International Court of Justice- 01/07/2017
Facing two charges of sexual assault, Wikileaks founder Julian Assange may be extradited to Sweden to stand trial. A tribunal has convened in the International Court of Justice to determine the validity of Assange’s asylee status, and whether extraditing him could put him at risk for seizure by the U.S to stand trial for espionage – charges which could carry the death penalty.
Assange rose to fame in 2010, when his organization released footage of U.S soldiers murdering several unarmed civilians in Iraq. Assange’s role in international politics and cybersecurity have been divisive, drawing both praise and criticism for his role as a whistleblower.
In 2010 Sweden issued a European Arrest Warrant (EAW) for Assange, charging him with rape and sexual assault. Concerns over Assange’s potential extradition to the U.S from Sweden were brought before the UK’s Supreme Court, allowing Assange to seek refuge in the Ecuadorian embassy.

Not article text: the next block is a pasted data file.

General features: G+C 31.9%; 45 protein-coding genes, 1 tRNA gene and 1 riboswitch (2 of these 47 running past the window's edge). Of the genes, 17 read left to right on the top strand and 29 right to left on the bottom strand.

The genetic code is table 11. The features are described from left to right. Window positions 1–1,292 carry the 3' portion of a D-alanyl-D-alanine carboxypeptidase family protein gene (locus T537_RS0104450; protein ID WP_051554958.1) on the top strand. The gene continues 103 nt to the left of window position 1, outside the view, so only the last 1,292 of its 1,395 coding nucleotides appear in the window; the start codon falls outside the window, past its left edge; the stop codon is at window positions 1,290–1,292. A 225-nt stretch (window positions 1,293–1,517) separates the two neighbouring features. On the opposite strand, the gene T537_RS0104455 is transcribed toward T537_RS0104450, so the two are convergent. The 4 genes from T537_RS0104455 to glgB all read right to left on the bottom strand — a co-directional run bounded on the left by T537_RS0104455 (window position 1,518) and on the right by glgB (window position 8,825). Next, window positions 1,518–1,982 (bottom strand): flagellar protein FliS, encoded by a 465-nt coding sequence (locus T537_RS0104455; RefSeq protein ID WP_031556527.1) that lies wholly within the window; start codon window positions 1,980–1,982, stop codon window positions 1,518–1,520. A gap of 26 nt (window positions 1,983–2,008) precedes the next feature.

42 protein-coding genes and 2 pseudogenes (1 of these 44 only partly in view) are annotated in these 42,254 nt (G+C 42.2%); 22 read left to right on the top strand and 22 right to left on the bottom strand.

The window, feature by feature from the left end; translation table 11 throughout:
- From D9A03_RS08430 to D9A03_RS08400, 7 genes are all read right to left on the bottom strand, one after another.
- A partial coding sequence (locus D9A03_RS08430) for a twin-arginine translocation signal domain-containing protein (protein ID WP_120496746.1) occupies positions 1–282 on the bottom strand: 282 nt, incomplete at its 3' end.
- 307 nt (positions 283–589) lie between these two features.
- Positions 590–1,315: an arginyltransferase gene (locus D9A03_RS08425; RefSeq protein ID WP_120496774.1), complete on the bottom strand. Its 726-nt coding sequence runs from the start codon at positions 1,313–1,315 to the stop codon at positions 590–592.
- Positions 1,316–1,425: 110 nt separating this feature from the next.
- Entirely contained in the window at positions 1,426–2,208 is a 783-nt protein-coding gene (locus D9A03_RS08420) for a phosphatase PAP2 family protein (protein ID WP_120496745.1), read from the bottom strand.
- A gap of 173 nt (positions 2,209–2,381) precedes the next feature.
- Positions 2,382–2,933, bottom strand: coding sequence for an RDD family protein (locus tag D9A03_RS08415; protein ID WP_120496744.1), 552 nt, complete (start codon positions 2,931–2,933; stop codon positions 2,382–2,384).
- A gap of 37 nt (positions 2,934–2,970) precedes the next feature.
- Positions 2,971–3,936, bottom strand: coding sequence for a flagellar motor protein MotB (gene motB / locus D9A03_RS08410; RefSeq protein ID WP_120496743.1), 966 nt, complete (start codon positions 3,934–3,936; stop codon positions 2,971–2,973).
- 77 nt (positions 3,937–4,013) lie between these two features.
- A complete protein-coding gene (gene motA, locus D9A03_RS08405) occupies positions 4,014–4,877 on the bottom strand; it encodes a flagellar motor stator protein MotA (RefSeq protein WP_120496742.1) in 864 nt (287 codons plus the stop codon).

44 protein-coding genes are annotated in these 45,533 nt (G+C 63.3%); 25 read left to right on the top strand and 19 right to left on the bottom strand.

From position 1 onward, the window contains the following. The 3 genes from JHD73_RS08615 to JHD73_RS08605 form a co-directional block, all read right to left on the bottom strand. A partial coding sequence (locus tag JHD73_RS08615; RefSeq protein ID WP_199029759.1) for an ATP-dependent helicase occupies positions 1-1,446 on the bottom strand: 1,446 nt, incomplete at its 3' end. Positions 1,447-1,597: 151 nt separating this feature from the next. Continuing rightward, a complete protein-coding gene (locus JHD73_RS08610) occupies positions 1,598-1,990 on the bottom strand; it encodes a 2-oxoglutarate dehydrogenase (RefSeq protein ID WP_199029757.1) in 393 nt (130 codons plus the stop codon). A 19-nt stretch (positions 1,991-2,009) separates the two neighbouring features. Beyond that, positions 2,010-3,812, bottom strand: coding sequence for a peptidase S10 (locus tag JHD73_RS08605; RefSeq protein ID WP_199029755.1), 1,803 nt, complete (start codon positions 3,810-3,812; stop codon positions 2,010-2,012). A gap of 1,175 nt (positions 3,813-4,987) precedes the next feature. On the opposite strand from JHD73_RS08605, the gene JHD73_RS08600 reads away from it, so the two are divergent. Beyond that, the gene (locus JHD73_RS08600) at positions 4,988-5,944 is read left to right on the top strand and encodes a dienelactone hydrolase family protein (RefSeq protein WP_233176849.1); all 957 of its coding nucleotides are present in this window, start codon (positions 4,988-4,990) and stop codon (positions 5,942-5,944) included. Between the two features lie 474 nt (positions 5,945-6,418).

Ecuador has defended its decision to shelter Assange as a refugee and political asylee, though the majority the ICJ is determined to undermine Assange’s claim to refugee status. An advocate for the United Kingdom stated that there was “no reasoning” in Ecuador’s claim, as Assange did not qualify as a refugee or as a member of the Ecuadorian diplomatic mission. Ecuador also cited concerns that Sweden may put Assange in danger by sending him to the U.S to face charges. The U.S has not currently made any claims on Assange, and Sweden has denied any plans to hand him off.
While the purpose of the court was not to determine the guilt or innocence of Julian Assange in the matter of the alleged assaults, several justices made their opinions quite clear. Leaning in favor of extradition, Justice Owada said that it was “very possible that Assange has committed a serious crime”. Justice Crawford echoed this opinion, stating “I feel that there is reason to believe he may have committed it”.